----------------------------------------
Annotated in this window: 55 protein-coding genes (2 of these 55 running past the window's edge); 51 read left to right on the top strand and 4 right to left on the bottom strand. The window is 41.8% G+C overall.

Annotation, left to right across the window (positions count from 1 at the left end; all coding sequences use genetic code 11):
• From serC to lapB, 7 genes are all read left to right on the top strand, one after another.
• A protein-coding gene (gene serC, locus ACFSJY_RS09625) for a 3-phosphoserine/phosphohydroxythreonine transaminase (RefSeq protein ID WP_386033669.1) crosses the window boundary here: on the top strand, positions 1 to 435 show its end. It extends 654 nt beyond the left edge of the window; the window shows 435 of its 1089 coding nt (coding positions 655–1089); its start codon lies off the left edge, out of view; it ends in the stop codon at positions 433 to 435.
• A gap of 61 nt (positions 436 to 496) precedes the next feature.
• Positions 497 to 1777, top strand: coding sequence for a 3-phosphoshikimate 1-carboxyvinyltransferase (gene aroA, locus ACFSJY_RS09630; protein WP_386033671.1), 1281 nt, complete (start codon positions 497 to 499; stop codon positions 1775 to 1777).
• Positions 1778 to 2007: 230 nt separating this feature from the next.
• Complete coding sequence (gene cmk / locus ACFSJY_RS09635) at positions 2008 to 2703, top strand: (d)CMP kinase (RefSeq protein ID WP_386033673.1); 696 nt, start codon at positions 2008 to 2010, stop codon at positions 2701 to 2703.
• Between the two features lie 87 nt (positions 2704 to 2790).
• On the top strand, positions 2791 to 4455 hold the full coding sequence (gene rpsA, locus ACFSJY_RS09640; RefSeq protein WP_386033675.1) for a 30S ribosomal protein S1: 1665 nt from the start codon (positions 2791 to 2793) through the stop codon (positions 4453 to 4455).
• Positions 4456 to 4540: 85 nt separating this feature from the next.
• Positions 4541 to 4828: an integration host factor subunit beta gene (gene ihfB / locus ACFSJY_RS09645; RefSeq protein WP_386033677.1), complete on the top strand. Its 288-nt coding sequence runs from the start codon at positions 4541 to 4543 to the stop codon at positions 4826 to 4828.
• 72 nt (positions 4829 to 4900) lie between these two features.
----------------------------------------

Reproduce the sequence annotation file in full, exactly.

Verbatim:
Annotated in this window: 55 protein-coding genes (2 of these 55 running past the window's edge); 51 read left to right on the top strand and 4 right to left on the bottom strand. The window is 41.8% G+C overall.

Annotation, left to right across the window (positions count from 1 at the left end; all coding sequences use genetic code 11):
• From serC to lapB, 7 genes are all read left to right on the top strand, one after another.
• A protein-coding gene (gene serC, locus ACFSJY_RS09625) for a 3-phosphoserine/phosphohydroxythreonine transaminase (RefSeq protein ID WP_386033669.1) crosses the window boundary here: on the top strand, positions 1 to 435 show its end. It extends 654 nt beyond the left edge of the window; the window shows 435 of its 1089 coding nt (coding positions 655–1089); its start codon lies off the left edge, out of view; it ends in the stop codon at positions 433 to 435.
• A gap of 61 nt (positions 436 to 496) precedes the next feature.
• Positions 497 to 1777, top strand: coding sequence for a 3-phosphoshikimate 1-carboxyvinyltransferase (gene aroA, locus ACFSJY_RS09630; protein WP_386033671.1), 1281 nt, complete (start codon positions 497 to 499; stop codon positions 1775 to 1777).
• Positions 1778 to 2007: 230 nt separating this feature from the next.
• Complete coding sequence (gene cmk / locus ACFSJY_RS09635) at positions 2008 to 2703, top strand: (d)CMP kinase (RefSeq protein ID WP_386033673.1); 696 nt, start codon at positions 2008 to 2010, stop codon at positions 2701 to 2703.
• Between the two features lie 87 nt (positions 2704 to 2790).
• On the top strand, positions 2791 to 4455 hold the full coding sequence (gene rpsA, locus ACFSJY_RS09640; RefSeq protein WP_386033675.1) for a 30S ribosomal protein S1: 1665 nt from the start codon (positions 2791 to 2793) through the stop codon (positions 4453 to 4455).
• Positions 4456 to 4540: 85 nt separating this feature from the next.
• Positions 4541 to 4828: an integration host factor subunit beta gene (gene ihfB / locus ACFSJY_RS09645; RefSeq protein WP_386033677.1), complete on the top strand. Its 288-nt coding sequence runs from the start codon at positions 4541 to 4543 to the stop codon at positions 4826 to 4828.
• 72 nt (positions 4829 to 4900) lie between these two features.